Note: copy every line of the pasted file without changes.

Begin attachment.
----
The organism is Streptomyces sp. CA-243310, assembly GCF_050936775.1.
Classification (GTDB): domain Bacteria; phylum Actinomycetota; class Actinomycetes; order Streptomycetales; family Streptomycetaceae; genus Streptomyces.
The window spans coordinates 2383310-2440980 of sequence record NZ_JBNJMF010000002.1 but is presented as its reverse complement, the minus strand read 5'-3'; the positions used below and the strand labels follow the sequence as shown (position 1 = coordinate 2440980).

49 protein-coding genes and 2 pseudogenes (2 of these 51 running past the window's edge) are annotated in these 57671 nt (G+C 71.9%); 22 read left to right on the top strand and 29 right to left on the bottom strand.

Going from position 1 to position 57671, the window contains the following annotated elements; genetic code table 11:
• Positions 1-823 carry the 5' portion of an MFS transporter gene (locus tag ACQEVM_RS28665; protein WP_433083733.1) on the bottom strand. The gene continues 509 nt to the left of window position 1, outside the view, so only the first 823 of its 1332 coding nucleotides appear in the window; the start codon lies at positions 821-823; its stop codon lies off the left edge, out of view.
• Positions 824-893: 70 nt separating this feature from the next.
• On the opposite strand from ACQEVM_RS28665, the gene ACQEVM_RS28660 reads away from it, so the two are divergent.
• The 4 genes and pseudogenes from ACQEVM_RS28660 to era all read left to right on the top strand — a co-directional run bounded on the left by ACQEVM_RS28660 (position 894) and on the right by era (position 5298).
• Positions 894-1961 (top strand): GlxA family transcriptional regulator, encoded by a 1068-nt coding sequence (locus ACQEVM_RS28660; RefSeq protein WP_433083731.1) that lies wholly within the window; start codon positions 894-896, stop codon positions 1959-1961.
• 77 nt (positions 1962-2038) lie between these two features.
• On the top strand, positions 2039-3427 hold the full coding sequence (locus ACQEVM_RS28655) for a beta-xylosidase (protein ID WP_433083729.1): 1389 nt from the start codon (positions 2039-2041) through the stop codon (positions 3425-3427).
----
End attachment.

The organism is Streptomyces sp. CA-243310, assembly GCF_050936775.1.
Classification (GTDB): domain Bacteria; phylum Actinomycetota; class Actinomycetes; order Streptomycetales; family Streptomycetaceae; genus Streptomyces.
The window spans coordinates 2383310-2440980 of sequence record NZ_JBNJMF010000002.1 but is presented as its reverse complement, the minus strand read 5'-3'; the positions used below and the strand labels follow the sequence as shown (position 1 = coordinate 2440980).

49 protein-coding genes and 2 pseudogenes (2 of these 51 running past the window's edge) are annotated in these 57671 nt (G+C 71.9%); 22 read left to right on the top strand and 29 right to left on the bottom strand.

Going from position 1 to position 57671, the window contains the following annotated elements; genetic code table 11:
• Positions 1-823 carry the 5' portion of an MFS transporter gene (locus tag ACQEVM_RS28665; protein WP_433083733.1) on the bottom strand. The gene continues 509 nt to the left of window position 1, outside the view, so only the first 823 of its 1332 coding nucleotides appear in the window; the start codon lies at positions 821-823; its stop codon lies off the left edge, out of view.
• Positions 824-893: 70 nt separating this feature from the next.
• On the opposite strand from ACQEVM_RS28665, the gene ACQEVM_RS28660 reads away from it, so the two are divergent.
• The 4 genes and pseudogenes from ACQEVM_RS28660 to era all read left to right on the top strand — a co-directional run bounded on the left by ACQEVM_RS28660 (position 894) and on the right by era (position 5298).
• Positions 894-1961 (top strand): GlxA family transcriptional regulator, encoded by a 1068-nt coding sequence (locus ACQEVM_RS28660; RefSeq protein WP_433083731.1) that lies wholly within the window; start codon positions 894-896, stop codon positions 1959-1961.
• 77 nt (positions 1962-2038) lie between these two features.
• On the top strand, positions 2039-3427 hold the full coding sequence (locus ACQEVM_RS28655) for a beta-xylosidase (protein ID WP_433083729.1): 1389 nt from the start codon (positions 2039-2041) through the stop codon (positions 3425-3427).